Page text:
The Consumer Financial Protection Bureau recently trotted out new research on payday loans from online-only lenders. Like previous CFPB studies, this report manipulates the data to fit a preconceived narrative: that payday loans hurt consumers. The end result is a splashy - yet misleading - headline the Bureau can use to justify sweeping federal regulations that will abolish a trusted and valued source of credit, leaving consumers worse off.
Rather than focusing its rulemaking on the small number of accounts that experience measurable harm, the Bureau's anticipated payday lending regulations will shutter regulated storefront lenders, pushing consumers to unregulated online lenders and more costly bank overdraft programs, the very products the Bureau criticizes in this report.
Below are four key points to consider:
- Selective, outdated data helps to bury the most significant finding - that nine out of ten times, the system works as intended.
This latest report's conclusions are reached by using only half of the data in order to find the biggest dollar amount possible, and the data - more than five years old - pre-dates significant rule changes regarding electronic payments, resulting in an outdated and inaccurate view of the current marketplace.
NACHA, the electronic payments association, for example, lowered their acceptable return rate to 15 percent, a move the Bureau praised: "Industry self-regulation, implemented lawfully and effectively, can reduce the need for government intervention through regulation, supervision, or enforcement actions." Yet, the Bureau now claims that the 12 percent return rate of the online lenders included in their study is abusive.
Constructing a narrative from selective, dated data hides the report's most significant finding: 88 percent of the time customers' repaid lenders successfully. In other words, 9 out of ten times, the system worked as intended.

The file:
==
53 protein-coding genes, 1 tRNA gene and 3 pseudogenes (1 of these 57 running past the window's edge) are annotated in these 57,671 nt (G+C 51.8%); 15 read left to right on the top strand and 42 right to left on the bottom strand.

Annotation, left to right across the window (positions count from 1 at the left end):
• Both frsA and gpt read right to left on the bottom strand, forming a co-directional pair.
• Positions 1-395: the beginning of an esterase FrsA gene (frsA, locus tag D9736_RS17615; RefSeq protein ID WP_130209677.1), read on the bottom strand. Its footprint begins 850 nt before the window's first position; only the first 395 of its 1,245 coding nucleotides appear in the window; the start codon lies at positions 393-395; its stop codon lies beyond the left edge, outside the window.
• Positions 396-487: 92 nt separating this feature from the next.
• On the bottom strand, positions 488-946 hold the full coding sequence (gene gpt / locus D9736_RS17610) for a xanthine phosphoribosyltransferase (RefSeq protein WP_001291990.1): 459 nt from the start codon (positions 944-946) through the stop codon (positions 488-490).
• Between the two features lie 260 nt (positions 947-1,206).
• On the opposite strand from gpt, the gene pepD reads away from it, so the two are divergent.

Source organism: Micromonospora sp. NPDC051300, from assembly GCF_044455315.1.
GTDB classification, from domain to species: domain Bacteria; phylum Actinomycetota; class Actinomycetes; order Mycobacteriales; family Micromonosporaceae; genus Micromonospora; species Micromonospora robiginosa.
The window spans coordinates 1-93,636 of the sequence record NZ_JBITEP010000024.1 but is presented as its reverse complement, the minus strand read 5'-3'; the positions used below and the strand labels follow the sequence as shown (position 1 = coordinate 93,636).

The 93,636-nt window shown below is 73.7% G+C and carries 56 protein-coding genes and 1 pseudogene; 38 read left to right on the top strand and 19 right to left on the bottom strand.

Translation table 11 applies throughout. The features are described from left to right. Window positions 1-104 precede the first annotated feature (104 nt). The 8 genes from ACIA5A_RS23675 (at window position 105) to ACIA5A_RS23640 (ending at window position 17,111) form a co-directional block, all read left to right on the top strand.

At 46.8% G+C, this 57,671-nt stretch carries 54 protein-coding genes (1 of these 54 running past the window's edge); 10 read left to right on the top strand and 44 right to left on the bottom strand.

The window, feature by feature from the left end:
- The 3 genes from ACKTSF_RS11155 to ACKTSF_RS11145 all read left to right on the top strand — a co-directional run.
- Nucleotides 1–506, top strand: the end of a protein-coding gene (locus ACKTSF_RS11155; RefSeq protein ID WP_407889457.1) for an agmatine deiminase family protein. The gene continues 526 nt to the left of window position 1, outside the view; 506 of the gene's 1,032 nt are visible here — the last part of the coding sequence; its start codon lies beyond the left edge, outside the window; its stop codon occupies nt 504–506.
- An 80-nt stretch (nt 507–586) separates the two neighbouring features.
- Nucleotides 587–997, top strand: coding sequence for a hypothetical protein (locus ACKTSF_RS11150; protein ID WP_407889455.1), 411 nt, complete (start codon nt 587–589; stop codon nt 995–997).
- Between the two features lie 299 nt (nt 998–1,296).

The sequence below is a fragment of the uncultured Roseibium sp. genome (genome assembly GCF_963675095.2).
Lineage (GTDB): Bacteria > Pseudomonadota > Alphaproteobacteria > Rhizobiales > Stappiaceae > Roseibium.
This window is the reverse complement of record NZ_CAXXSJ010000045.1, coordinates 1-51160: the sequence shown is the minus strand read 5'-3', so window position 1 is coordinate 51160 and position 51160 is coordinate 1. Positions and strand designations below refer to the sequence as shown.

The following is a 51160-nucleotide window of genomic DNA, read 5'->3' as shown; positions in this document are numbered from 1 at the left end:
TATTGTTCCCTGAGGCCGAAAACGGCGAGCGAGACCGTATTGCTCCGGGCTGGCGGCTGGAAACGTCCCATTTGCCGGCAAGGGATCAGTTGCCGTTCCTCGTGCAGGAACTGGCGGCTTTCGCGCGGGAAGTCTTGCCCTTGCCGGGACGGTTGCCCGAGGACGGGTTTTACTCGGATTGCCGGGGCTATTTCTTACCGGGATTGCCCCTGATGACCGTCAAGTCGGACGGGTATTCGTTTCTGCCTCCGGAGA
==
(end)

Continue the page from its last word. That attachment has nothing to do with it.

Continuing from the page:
- The report only examines online - and potentially unregulated - lenders.
Many online lenders are unregulated and thus do not carry any consumer protections. Regulated lenders, on the other hand, must abide by all state and federal laws. Advance America and other members of the Community Financial Services Association (CFSA) must also follow a set of Best Practices, which include strong consumer protections around online lending.
According to the Bureau's most recent complaint data, payday loans account for less than two percent of all complaints, and the vast majority of those are against the unregulated online lenders the Bureau criticizes in this report. By limiting its analysis to online-only lenders, the Bureau is again using selective data to inflate its findings.
- A review of the CFPB's previous research underscores how the Bureau is building new short-term lending regulations on a shaky foundation.
Rick Hackett, the former director of the CFPB's short-term lending division, recently applied the Bureau's own research methods to more than three years of lender transaction data and found that the CFPB over-counted instances of "harm" - instances in which borrowers paid more in fees than they borrowed - by 50 percent.
Earlier research suffers from similar, selective biases. By its own admission, the CFPB April 2013 white paper, which forms the backbone of the Bureau's proposed rule outline, over-counted high-intensity, repeat borrowers while undercounting "low intensity users." In fact, the CFPB's analysis excludes 92 percent of one-time borrowers, but counts every 12-time borrower. The reality is that more customers use Advance America's service one time than any other rate of usage. Despite this admission, the Bureau never formally retracted the conclusions reached in its white paper and continues to reference it.
- The CFPB refuses to subject its research to standard quality controls, including peer-review.
CFPB has exempted its own research from government research standards under the Information Quality Act. According to the Bureau, the research is not intended to inform the development of policy, and does not have consequences for specific products, and therefore is not subject to IQA. Yet, the Bureau has repeatedly stated that its research on short-term lending will form the basis of forthcoming rules.